Gymnobiblism is the opinion that the bare text of the Bible, without commentary, may be safely given to the unlearned as a sufficient guide to religious truth.
Gymnobiblism was the guiding principle for Martin Luther's translation of the New Testament into the German vernacular but his proposition was condemned by the Catholic Church at the Council of Trent, which held that the Sacred Scriptures may not be isolated from Sacred Tradition, the teaching of the ordinary Magisterium of the bishops of the Church, nor isolated from the teachings of the Pope nor ecumenical councils.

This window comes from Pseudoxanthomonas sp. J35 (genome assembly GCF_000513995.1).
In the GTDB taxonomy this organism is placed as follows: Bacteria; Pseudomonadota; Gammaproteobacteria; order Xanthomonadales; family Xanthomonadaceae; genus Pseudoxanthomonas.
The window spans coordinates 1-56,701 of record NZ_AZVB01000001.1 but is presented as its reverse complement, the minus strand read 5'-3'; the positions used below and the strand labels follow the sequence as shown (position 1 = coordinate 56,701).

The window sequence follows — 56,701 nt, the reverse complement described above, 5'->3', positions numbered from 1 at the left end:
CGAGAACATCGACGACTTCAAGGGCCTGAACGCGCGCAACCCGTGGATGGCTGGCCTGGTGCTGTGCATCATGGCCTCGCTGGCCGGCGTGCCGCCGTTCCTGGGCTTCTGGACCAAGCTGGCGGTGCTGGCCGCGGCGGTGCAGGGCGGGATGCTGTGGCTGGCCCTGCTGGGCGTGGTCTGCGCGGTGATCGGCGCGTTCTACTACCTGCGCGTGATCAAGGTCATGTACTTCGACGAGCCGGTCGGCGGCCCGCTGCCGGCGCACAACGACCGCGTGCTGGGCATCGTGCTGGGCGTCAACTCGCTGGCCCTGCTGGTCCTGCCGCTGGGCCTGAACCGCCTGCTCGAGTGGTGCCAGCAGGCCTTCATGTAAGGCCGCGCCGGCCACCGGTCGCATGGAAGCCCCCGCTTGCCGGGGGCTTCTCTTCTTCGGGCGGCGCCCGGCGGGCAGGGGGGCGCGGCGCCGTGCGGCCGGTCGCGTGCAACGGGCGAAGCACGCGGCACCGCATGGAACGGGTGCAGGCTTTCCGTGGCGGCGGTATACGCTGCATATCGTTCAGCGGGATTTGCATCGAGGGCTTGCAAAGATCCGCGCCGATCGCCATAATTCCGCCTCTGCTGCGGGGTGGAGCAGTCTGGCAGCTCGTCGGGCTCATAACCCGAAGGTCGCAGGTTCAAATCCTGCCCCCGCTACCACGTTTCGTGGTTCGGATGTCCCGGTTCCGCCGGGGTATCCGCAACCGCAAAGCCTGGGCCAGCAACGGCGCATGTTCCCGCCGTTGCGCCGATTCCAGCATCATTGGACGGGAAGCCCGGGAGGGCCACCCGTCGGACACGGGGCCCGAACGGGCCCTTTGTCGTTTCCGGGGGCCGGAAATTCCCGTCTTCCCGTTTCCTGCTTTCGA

Pope Gregory XVI was opposed to gymnobiblism and established policies that were critical of biblical societies. His successor Pius IX also privileged the use of the Vulgata and banned vernacular versions of the scriptures. These policies were largely maintained by Popes Leo XIII, Pius X and Pius XII, who required a proper catechism before catechumens could make a proper use of the Bible.
Second Vatican Council
The Catholic Church's stance on gymnobiblism has somewhat softened since the Second Vatican Council. Neverheless, the Church's rule of faith, as expressed in the conciliar constitution Dei Verbum, maintains that Scripture must be taught in accordance with the teaching norms of the sacred Magisterium. Catholic doctrine holds that religious truth is found within the Church and not necessarily through the anonymous reading of holy books.
- Froude, James Anthony. "Lectures on the Council of Trent" (1893), pp 174, 175.